Daimler and Amazon test long-distance electric trucks in Germany

One of the difficult things about designing any type of machine is that the real world can be a bit more taxing than the math. It’s not that math isn’t a great tool for understanding how things work in the real world, but that it’s easy for humans to not know what they’ve been missing by doing calculations and running computer simulations. The problem with the real world is that you’ll figure it out pretty quickly if you’ve overlooked something.

Want a crazy example of this? Here’s a short YouTube video showing what happens when the real world lets you know you didn’t get the math right.

In this case, the waterfall planners secured a cable strong enough for the combined weight of the people who were going to swing from the bridge. But, they forgot about the G-forces that occur when swinging, which multiplies the amount of force the cable has to withstand. When they swung, the cable snapped and the daredevils were sent plunging into the water that was far below. Fortunately, none of them died, but several of them were seriously injured.

Daimler and Mercedes won’t make this mistake

Even the most skilled and talented engineers know that the job isn’t done until you get feedback from real-world testing, and those who work for Daimler Truck are no exception. . They’ve designed a really good electric long-haul truck, but now it’s time to send the prototypes to danger to see how they can take on the real world.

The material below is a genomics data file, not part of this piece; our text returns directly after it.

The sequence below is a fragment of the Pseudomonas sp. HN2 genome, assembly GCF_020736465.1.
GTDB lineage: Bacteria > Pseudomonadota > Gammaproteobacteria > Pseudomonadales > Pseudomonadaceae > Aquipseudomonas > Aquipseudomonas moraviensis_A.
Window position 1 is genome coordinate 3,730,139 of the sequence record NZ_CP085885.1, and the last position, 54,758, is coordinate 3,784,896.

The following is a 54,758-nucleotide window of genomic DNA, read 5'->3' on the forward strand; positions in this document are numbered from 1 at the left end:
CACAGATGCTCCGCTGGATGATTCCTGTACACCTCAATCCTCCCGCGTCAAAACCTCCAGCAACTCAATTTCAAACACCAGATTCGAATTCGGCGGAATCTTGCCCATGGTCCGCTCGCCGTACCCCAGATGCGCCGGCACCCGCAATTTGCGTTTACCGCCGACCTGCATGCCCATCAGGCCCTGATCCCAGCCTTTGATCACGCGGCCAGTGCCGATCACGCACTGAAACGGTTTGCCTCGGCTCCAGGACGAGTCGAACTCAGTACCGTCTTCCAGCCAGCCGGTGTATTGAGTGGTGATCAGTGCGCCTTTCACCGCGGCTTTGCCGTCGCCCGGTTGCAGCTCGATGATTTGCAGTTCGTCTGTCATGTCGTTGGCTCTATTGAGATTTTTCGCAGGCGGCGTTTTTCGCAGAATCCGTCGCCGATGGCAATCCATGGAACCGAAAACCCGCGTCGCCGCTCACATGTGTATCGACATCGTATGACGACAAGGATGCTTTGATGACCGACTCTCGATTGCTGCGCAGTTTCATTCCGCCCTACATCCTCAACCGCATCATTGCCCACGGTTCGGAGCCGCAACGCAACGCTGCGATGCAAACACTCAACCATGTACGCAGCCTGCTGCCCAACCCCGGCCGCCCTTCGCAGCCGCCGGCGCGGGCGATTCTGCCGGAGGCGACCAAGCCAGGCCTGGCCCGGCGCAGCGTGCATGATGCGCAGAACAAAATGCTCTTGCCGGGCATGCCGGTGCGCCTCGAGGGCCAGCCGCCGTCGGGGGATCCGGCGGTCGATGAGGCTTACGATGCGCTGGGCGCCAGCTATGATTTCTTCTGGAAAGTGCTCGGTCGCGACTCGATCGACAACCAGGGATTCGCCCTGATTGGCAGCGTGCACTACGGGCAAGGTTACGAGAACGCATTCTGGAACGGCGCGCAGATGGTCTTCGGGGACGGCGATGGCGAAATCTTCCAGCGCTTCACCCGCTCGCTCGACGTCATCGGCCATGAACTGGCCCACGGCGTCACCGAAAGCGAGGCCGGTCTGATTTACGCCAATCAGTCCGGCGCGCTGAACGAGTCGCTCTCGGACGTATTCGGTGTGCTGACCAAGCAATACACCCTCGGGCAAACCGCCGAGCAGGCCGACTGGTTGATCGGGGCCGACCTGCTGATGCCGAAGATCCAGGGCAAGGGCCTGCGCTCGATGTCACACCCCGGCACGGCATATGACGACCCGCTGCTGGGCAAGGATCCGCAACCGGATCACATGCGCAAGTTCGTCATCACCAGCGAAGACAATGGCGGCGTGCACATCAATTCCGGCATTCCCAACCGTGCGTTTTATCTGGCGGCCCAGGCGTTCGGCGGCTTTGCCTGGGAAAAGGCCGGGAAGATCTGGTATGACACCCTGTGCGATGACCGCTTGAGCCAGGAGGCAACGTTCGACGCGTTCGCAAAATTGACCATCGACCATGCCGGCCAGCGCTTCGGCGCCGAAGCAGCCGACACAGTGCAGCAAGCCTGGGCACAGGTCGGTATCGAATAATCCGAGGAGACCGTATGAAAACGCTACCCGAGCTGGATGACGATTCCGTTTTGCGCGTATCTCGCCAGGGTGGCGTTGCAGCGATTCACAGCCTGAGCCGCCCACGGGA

On a single charge, the Mercedes-Benz eActros LongHaul will have a range of 500 kilometers and can reach a megawatt charge. In September in Hannover, Mercedes-Benz Trucks will launch a “prototype prototype” of the eActros LongHaul as the main attraction at this year’s IAA Transportation trade fair.

“As with all of our electric trucks, we will be building on initial hands-on testing with customers for our eActros LongHaul,” said Michael Scheib, Head of Product Management, Mercedes-Benz Trucks. “By doing so, our engineers will be able to incorporate the valuable insights gained from real-world operations – especially regarding high-performance charging – directly into the development of the production vehicle. We are very pleased with the planned partnerships with Amazon and Rhenus.

Amazon and Rhenus plan to test the eActros LongHaul in a new project called “High-Performance Loading for Long-Haul Trucking” (aka “HoLa”). HoLa is a research project that aims to develop, operate and study a high-performance charging infrastructure for long-distance battery-powered transport. Besides Daimler Truck, other companies and research institutes are involved in this project.

To supply trucks, CCS charging stations will be installed at several locations on the A2 between Berlin and North Rhine-Westphalia initially. As the project continues, planned sites will be equipped with Megawatt Charging Stations (MCS) supporting the new MCS charging standard as a member of CharIN – the global association for infrastructure standardization charging. Daimler Truck actively participates in the development by CharIN of a new MCS load specification, as an active participant within CharIN.